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Changing home address online can lead to costly mistake

Reported by: Marie Mortera
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Updated: 7/25/2013 10:26 pm
LAS VEGAS (KSNV MyNews3.com) -- With many people moving during the summer months, scammers are exploiting this confusing time by offering unnecessary change-of-address services. Today’s Rip-Off Alert runs down how to avoid a costly mistake.

U.S. Postal Inspector Paul Krenn said that “consumers are being scammed $10, $15, maybe $30 for changing their address online.”

The sites are charging 15 to 30 times the real cost and “the Postal Service provides this service either free of charge through the local post office or for $1 online,” Krenn said.

Postal inspectors say the problem is that some websites are misrepresenting themselves. So consumers give these sites their new address and credit card information for the change-of-address service.

Some consumers complain they're continuing to be charged for extra services they never wanted. Some said the change of address was never done.

“Commercial websites that purport to have some sort of relationship with the postal service but they do not,” Krenn said. “It’s interesting, but the victims in this scam often call the Postal Service to help them resolve the issue, when, unfortunately, there is nothing the Postal Service can do at that point to stop the subscription charges or correct the error.”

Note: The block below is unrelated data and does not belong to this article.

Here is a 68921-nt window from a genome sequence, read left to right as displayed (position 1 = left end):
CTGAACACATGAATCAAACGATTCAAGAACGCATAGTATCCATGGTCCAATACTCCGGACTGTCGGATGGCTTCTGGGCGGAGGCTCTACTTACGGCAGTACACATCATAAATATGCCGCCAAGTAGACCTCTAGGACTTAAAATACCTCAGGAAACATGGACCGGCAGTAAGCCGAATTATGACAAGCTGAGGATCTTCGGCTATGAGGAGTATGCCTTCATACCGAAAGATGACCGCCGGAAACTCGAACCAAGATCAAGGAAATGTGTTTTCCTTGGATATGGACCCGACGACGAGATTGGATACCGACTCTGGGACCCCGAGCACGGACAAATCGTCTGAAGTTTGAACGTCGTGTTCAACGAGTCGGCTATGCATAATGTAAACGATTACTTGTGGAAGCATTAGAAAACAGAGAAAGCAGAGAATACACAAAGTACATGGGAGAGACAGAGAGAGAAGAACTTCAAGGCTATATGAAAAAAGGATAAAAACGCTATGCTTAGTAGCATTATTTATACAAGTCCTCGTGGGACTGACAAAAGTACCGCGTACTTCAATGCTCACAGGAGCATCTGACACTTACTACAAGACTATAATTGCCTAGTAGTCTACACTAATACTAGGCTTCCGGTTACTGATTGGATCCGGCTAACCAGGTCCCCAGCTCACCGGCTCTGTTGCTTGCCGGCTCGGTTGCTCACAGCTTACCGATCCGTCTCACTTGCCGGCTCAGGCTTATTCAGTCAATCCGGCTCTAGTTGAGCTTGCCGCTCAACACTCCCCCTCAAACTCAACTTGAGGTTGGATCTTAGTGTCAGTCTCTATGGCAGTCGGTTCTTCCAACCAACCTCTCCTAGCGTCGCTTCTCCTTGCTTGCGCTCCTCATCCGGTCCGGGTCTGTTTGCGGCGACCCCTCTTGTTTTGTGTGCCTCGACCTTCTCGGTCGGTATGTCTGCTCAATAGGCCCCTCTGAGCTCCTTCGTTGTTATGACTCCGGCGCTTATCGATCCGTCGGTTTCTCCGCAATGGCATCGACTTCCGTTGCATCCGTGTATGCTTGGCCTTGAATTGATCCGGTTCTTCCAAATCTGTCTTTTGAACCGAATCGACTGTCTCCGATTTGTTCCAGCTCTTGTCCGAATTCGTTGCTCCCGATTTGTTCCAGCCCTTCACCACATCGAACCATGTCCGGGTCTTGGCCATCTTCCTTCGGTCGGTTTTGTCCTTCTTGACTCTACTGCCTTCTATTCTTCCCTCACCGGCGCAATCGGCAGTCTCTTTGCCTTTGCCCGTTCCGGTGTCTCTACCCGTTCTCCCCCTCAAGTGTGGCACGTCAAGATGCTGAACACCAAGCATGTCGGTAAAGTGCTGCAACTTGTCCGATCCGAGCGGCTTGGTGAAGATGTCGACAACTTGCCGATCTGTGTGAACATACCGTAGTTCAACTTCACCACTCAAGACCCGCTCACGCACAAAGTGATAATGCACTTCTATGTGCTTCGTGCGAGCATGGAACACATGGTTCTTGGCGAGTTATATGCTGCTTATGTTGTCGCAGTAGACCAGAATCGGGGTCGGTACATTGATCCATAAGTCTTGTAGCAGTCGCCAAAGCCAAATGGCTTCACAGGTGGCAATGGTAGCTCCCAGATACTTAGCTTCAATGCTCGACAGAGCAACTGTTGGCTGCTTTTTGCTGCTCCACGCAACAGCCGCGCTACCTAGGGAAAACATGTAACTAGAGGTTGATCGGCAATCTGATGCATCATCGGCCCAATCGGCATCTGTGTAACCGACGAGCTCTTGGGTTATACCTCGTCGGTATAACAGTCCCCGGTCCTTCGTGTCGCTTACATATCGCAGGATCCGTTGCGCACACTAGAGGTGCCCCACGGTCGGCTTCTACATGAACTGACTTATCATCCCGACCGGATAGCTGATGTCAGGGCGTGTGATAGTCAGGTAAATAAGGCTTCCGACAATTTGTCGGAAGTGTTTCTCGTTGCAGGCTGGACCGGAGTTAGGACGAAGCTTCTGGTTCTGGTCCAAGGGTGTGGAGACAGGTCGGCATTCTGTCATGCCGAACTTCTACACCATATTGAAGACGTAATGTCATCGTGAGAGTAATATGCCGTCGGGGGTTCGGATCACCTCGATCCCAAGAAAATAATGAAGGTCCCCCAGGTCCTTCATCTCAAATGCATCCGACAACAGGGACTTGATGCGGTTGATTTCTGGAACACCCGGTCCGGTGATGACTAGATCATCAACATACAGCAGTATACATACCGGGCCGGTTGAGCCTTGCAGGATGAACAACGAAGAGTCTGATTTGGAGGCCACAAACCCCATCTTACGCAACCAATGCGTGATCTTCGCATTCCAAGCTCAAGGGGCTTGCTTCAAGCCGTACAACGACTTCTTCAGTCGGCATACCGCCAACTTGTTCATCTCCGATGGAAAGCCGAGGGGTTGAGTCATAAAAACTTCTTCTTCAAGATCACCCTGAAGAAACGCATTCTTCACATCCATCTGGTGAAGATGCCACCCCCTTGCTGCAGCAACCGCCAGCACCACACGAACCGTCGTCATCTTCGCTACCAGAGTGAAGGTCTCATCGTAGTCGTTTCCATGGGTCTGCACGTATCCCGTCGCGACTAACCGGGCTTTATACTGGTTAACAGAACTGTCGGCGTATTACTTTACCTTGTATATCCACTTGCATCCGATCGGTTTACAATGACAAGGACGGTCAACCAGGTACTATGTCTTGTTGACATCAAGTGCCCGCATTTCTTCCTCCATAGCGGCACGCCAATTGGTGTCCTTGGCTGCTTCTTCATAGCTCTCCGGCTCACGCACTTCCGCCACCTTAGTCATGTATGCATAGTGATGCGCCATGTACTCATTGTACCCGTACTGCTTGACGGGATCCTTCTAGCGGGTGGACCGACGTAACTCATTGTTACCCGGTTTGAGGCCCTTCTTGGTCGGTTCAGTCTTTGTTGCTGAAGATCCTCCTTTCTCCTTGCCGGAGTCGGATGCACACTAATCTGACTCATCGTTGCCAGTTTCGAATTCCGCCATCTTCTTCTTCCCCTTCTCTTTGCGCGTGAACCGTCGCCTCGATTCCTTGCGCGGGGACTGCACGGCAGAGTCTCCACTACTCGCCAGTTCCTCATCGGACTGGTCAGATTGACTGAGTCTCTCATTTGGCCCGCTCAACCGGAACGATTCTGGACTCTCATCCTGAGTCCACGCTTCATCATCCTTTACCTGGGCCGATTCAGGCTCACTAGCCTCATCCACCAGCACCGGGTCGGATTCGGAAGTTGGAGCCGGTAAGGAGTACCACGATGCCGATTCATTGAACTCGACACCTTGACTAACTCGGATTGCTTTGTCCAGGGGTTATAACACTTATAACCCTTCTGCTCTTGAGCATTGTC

Scambook is an online complaint platform has received more than 300 complaints about these sites from consumers in the last month. Postal inspectors say if you are moving, there are a few simple guidelines. Log on to moversguide.usps.com or simply visit your local postal office and pick up a moving kit.

If you submit a change of address through the post office there is a required $1 verification fee. However, if you go to the post office the service is free.

“If they are dealing with financial institutions, medical providers, or insurance carriers they should change their address directly to those providers to insure they are getting the correct information in a timely manner,” Krenn said.

Anyone with information about scams or frauds like this one should contact the U.S. Postal Inspectors at postalinspectors.usps.gov or call (877) 876-2455.

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